Cancer Activism: Gender, Media, and Public Policy

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Overview

The first comparison of the breast cancer and the prostate cancer movements

Cancer Activism explores the interplay between advocacy, the media, and public perception through an analysis of breast cancer and prostate cancer activist groups over a nearly twenty-year period. Despite both diseases having nearly identical mortality and morbidity rates, Karen M. Kedrowski and Marilyn Stine Sarow present evidence from more than 4,200 news articles to show that the different groups have...

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Overview

The first comparison of the breast cancer and the prostate cancer movements

Cancer Activism explores the interplay between advocacy, the media, and public perception through an analysis of breast cancer and prostate cancer activist groups over a nearly twenty-year period. Despite both diseases having nearly identical mortality and morbidity rates, Karen M. Kedrowski and Marilyn Stine Sarow present evidence from more than 4,200 news articles to show that the different groups have had markedly different impacts. They trace the rise of each movement from its beginning and explore how discussions about the diseases appeared on media, public, and government agendas. In an important exception to the feminist tenet that women as a group hold less power than men, Kedrowski and Sarow demonstrate that the breast cancer movement is not only larger and better organized than the prostate cancer movement, it is also far more successful at shaping media coverage, public opinion, and government policy.

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Product Details

  • ISBN-13: 9780252077777
  • Publisher: University of Illinois Press
  • Publication date: 10/1/2010
  • Edition description: 1st Edition
  • Pages: 320
  • Product dimensions: 5.40 (w) x 8.70 (h) x 0.80 (d)

Meet the Author

Karen M. Kedrowski is professor and chair of the department of political science at Winthrop University in Rock Hill, South Carolina, and the author of Media Entrepreneurs and the Media Enterprise in the U.S. Congress. Marilyn Stine Sarow is an associate professor of mass communication at Winthrop University, and coauthor of Integrated Business Communication in a Global Marketplace.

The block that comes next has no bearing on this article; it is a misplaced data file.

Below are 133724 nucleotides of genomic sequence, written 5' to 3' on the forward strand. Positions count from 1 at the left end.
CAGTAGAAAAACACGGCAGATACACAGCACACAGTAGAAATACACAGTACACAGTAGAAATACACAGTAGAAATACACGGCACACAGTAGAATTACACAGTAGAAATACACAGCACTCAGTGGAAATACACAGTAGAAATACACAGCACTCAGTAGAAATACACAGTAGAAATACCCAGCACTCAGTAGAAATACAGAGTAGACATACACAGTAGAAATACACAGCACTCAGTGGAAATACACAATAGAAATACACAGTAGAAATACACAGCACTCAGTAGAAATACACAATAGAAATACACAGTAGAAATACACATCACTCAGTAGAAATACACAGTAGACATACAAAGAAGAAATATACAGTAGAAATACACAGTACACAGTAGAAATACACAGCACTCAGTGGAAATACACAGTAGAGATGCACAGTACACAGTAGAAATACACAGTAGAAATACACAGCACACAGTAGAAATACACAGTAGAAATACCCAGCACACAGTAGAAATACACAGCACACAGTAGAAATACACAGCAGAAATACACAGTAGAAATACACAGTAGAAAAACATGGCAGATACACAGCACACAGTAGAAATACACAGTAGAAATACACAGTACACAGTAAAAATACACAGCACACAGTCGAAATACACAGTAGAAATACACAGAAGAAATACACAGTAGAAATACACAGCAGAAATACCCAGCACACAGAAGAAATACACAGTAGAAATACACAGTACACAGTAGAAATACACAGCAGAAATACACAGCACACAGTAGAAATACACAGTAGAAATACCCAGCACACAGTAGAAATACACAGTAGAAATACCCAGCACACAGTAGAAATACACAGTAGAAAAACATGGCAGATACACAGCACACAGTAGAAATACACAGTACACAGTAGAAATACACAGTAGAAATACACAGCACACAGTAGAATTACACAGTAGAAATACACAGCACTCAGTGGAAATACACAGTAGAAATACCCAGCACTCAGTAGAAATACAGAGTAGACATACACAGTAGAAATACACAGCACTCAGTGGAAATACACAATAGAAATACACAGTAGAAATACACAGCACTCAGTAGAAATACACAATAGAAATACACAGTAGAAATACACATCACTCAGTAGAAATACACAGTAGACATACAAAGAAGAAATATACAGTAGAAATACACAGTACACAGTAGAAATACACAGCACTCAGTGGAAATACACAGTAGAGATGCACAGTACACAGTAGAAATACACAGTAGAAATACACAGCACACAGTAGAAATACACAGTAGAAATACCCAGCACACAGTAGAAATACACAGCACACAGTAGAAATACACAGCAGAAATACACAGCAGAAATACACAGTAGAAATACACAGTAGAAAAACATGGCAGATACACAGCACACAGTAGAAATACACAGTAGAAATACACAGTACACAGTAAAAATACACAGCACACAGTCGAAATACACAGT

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Sort by: Showing 1 Customer Reviews
  • Posted October 15, 2013

    more from this reviewer

    A book with phrases like "Cancer Activism" and "P

    A book with phrases like "Cancer Activism" and "Public Policy" in the title might not catch a reader's eye, but this book truly is captivating and, believe it or not, hard to put down -- only to soon return for more.

    The premise of the book contrasts support for breast cancer and prostate cancer: research dollars, community activism, fundraising, media attention, and even postage-stamp sales. One might expect these two illnesses would fare similarly given their propensity to be hormone-sensitive cancers. Breast cancer and prostate cancer are essentially separated by a gender divide. (Yes, I know men can get breast cancer, but the incidence is low.) U.S. society, however, handles these two types of cancer quite differently. I had often wondered why this would be because on one hand, we have pink, pink, pink everywhere to support breast cancer. That's a disease (mostly) women get. Prostate cancer? That's reserved for men. But there's no color people know to wear to draw attention to prostate cancer, and "watch and wait" isn't an inspirational slogan.

    One issue I would have liked to have seen in the book is that although breast cancer is the most common cancer site in U.S. women, breast cancer is NOT the leading cause of cancer death among women. By far, women are much more likely to die of lung cancer than breast cancer. The difference between breast cancer (prostate cancer too) and lung cancer as a cause of mortality is staggering, yet lung cancer doesn't get much consumer attention compared to the vibe behind the breast-cancer-support movement.

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